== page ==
Sailing from United States
Setting sail from Miami
Miami is a pulsating modern city, a cultural crossroads where Cuban émigrés rub shoulders with affluent New Yorkers topping up on winter sun, and where you're just as likely to hear Spanish or Caribbean patois being spoken as you are English. Downtown Miami is a destination in its own right, with a host of world class galleries including the fantastic MOCA (Museum of Contemporary Art), but it's still Miami Beach that draws the biggest crowds. The Art Deco district around South Beach is very much back in vogue, with new restaurants, bars and luxury developments sprouting up all over the place.
People watching in South Beach – glamorous gay guys on skates with miniature dogs in slings…
Jamaica: Port Antonio
The gabled houses of Willemstad lend an undeniably Dutch feel to the capital of little Curaçao, with a splash of Caribbean colour thrown in. The island itself is not your typical lush tropical paradise - the landscape is characterised instead by thorny shrubs and cacti - but there are some fantastic beaches and quaint little villages.
The tiny Dutch Caribbean island of Aruba, located just off the coast of Venezuela, lies outside of the hurricane belt, meaning it enjoys a largely dry climate, and boasts some of the best beaches in the region, if not the world.
Colombia: Santa Marta
Situated on Colombia’s Caribbean coast, Santa Marta is the oldest surviving Spanish colonial city in South America. The modern city lacks some of the charm of nearby Cartagena, but tourism has come on leaps and bounds in recent years, with a number of ambitious regeneration projects and a host of new restaurants and bars.
Cartagena was founded by Spanish conquistadors in 1533, and the beautifully preserved centre is a real highlight of Colombia’s Caribbean coast. The walled old town, the Ciudad Amurallada, is a camera-friendly collection of cobbled streets and colourful, colonial-era buildings.
The Ecuadorian port of Manta is known as the “tuna capital of the world”, and you’ll see plenty of fishing boats as you arrive. The beach is a popular destination for local tourists, but you may find that the nearby town of Montecristi, home of the Panama hat, makes for a more interesting excursion.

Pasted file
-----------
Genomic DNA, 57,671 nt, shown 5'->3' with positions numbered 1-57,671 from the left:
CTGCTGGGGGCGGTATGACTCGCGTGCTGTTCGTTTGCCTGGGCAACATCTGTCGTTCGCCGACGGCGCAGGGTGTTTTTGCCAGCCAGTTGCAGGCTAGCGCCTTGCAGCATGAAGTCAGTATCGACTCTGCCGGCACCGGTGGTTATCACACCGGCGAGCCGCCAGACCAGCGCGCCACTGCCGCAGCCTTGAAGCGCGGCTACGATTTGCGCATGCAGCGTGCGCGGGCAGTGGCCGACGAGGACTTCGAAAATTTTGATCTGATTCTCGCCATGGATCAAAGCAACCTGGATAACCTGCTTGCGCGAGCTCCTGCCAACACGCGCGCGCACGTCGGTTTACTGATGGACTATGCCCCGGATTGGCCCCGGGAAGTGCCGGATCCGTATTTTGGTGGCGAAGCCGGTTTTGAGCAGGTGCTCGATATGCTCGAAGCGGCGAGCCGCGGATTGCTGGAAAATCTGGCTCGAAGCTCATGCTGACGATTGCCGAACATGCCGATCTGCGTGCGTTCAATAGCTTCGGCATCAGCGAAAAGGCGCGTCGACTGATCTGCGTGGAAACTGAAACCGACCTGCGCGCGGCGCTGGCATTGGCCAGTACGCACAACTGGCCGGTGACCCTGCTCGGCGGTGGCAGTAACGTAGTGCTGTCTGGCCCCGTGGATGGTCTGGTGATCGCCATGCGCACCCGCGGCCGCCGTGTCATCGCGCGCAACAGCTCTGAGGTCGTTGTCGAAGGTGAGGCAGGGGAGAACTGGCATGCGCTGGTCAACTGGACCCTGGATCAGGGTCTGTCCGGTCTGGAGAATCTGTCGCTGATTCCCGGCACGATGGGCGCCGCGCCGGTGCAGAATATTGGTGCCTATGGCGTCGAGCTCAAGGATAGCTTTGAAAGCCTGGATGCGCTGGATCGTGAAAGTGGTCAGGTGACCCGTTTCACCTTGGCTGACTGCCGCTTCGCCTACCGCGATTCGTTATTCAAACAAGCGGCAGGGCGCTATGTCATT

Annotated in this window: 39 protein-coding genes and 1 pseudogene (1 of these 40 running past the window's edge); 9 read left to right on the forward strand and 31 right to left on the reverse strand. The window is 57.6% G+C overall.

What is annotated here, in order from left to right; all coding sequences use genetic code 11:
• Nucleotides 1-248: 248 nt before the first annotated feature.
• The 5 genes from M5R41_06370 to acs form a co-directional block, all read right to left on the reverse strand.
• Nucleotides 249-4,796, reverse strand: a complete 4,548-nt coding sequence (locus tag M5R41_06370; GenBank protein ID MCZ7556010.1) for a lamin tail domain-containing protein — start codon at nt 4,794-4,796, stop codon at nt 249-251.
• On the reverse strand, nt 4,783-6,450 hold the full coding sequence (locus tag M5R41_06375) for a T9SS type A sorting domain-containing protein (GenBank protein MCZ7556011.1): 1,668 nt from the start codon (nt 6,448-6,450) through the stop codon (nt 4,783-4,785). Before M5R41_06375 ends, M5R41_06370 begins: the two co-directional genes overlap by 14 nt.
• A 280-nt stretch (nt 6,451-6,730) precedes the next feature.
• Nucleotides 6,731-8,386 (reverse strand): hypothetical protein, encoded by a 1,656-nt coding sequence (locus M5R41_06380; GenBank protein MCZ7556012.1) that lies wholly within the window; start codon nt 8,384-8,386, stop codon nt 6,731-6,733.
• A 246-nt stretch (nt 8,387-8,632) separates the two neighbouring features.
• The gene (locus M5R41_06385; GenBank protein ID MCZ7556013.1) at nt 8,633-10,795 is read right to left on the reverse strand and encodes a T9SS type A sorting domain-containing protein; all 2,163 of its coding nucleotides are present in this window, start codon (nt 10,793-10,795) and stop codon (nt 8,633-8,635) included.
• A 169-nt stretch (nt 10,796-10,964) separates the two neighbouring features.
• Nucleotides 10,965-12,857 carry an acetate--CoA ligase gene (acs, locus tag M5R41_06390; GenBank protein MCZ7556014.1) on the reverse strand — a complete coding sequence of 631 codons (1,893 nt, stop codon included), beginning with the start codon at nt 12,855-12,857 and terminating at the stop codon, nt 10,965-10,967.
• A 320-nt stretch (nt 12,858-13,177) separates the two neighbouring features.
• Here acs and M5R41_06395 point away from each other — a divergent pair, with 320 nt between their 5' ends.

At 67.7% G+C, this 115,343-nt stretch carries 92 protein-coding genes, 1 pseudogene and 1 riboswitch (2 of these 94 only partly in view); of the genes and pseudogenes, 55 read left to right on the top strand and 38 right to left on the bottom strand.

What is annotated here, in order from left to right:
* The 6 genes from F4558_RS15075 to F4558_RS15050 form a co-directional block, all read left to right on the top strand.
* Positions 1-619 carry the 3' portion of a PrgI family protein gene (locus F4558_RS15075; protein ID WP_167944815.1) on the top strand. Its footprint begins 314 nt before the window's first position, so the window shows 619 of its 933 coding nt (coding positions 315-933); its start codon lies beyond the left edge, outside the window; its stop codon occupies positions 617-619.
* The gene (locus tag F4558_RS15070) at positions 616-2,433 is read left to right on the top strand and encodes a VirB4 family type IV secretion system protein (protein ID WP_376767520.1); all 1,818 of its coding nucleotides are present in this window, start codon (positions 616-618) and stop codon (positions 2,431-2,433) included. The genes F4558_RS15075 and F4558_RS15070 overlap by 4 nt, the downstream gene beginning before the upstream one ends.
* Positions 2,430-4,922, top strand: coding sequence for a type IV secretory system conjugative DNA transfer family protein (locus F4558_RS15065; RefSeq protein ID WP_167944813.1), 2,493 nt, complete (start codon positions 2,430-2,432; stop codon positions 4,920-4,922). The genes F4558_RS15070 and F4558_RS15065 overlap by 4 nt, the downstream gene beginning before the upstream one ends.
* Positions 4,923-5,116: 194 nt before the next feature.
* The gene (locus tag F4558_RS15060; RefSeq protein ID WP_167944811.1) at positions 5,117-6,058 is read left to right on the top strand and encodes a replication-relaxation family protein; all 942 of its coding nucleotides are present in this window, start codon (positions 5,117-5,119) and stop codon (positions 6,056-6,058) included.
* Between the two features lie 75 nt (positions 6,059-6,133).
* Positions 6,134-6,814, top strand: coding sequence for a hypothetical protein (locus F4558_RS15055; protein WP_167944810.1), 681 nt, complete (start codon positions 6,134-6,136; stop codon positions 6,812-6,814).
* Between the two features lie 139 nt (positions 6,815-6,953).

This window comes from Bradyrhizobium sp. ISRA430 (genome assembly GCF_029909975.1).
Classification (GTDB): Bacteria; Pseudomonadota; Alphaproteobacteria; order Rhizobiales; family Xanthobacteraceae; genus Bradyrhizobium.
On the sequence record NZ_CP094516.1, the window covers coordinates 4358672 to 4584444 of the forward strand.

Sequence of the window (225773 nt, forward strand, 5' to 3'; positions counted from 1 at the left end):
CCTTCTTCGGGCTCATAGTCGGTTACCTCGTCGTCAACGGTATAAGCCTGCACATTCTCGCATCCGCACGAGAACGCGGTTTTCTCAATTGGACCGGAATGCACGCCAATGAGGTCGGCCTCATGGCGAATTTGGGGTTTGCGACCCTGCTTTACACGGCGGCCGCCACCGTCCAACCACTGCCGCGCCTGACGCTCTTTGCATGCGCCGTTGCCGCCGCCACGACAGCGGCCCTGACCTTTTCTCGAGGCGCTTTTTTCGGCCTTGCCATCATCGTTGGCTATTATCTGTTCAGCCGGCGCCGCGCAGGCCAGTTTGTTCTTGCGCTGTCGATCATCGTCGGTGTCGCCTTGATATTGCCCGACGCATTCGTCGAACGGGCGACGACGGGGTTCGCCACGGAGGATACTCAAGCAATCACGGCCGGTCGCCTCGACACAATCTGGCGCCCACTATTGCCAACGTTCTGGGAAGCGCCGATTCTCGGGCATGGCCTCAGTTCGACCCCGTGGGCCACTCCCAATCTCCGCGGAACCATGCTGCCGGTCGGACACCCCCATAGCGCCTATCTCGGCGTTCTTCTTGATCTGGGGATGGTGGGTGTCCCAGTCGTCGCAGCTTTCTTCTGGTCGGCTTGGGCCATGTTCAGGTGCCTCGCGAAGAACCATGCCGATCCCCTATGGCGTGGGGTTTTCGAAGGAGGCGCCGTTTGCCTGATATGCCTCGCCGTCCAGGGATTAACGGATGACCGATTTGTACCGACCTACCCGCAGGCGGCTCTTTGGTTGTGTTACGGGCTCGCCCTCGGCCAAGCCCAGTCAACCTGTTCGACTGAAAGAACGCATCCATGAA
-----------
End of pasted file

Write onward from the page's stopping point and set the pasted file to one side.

Guayaquil is Ecuador’s largest city and most important commercial centre, and acts as the gateway to the Pacific coast and the wildlife haven of the Galapagos Islands. It’s a busy, buzzing sort of place, centred around the pleasant riverfront Malecón promenade.
Peru: Trujillo (Salaverry)
Salaverry is the nearest port to Trujillo, northern Peru’s most important city. Located amongst the verdant Andean foothills, Trujillo is home to a host of beautiful colonial buildings, and is also known for the spectacular nearby ruins of Chan Chan, the largest pre-Columbian city in South America.
Peru: Lima (Callao)
Peru’s underrated capital enjoys a fine setting on the Pacific coast, and the handsome colonial-era buildings surrounding the Plaza de Armas give clues to Lima’s distinguished history; for three centuries this was the capital of the Spanish Americas, when the city grew rich on the back of plundered Inca gold.
Arica sits at the northern tip of Chile, known as ‘the land of the eternal spring’ thanks to its temperate year-round climate. Sightseeing options include the War of the Pacific battlefield at El Morro and the breathtaking altiplano scenery of Lauca National Park, a stunning high-altitude landscape of snow-dusted volcanoes and shimmering lakes.
The busy port of Coquimbo is the gateway to the charming colonial city of La Serena, one of the oldest in Chile, where you’ll find attractive architecture and a fine stretch of beach. Other nearby sights include the fertile Elqui and Limarí Valleys, home to excellent wineries and ancient petroglyphs.
Chile: Santiago (San Antonio)
Chile’s cosmopolitan capital is a smart, sophisticated place, where life plays out against the stunning backdrop of the snow-capped Andean mountains. Santiago’s moneyed elite congregate in the upmarket districts of the barrio alto, while the Centro buzzes with commerce and culture, home to museums, theatres and shopping malls.